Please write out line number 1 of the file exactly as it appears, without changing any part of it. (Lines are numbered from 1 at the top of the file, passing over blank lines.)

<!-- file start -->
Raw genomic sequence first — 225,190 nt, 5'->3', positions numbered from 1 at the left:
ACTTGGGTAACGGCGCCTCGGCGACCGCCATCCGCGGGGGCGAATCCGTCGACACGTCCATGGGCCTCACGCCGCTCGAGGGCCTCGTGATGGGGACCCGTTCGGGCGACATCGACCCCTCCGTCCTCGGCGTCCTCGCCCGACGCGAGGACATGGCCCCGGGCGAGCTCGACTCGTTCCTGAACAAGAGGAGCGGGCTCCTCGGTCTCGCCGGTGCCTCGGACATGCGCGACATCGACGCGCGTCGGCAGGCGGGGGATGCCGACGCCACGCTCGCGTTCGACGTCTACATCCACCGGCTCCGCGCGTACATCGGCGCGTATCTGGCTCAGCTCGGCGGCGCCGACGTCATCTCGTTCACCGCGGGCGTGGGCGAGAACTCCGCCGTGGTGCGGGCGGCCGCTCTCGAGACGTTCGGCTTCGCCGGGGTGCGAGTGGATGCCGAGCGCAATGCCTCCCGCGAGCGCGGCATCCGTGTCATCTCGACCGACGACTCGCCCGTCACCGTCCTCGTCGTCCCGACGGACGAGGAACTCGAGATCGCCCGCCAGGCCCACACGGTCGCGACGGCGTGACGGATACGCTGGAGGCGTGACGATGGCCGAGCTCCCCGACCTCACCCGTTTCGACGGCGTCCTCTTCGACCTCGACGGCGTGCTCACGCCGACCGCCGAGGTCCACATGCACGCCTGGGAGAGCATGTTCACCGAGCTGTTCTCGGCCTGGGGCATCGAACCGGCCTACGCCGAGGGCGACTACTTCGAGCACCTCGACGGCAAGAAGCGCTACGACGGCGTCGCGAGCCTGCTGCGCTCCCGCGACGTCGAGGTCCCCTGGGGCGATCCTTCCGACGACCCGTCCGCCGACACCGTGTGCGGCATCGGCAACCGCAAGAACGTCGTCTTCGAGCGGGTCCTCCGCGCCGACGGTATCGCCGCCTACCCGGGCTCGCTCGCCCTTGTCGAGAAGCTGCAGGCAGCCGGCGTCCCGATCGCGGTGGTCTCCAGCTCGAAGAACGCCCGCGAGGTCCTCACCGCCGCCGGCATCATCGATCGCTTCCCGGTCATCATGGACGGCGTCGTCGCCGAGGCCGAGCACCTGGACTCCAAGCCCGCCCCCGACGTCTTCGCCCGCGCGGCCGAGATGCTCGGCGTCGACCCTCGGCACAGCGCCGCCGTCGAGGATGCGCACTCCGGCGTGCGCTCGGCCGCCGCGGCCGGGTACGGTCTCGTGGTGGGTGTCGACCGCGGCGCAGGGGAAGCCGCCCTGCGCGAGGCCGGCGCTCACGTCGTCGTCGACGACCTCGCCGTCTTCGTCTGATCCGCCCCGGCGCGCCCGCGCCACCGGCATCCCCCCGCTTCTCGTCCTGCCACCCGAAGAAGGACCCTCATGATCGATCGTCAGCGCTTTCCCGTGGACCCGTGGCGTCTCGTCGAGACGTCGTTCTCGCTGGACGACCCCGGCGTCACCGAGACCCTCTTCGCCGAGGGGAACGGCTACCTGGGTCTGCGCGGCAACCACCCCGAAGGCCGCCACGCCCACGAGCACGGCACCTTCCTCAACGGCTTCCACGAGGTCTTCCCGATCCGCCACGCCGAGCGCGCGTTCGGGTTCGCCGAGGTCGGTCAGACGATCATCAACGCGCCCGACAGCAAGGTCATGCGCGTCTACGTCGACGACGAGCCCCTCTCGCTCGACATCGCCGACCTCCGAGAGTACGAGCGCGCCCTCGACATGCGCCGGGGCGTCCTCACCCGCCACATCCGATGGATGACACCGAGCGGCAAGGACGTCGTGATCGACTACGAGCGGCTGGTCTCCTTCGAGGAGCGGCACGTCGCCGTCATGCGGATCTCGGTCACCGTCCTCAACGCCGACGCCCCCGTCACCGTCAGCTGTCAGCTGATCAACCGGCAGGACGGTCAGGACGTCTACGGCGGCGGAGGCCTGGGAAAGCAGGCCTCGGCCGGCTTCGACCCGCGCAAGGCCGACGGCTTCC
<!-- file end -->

Raw genomic sequence first — 225,190 nt, 5'->3', positions numbered from 1 at the left: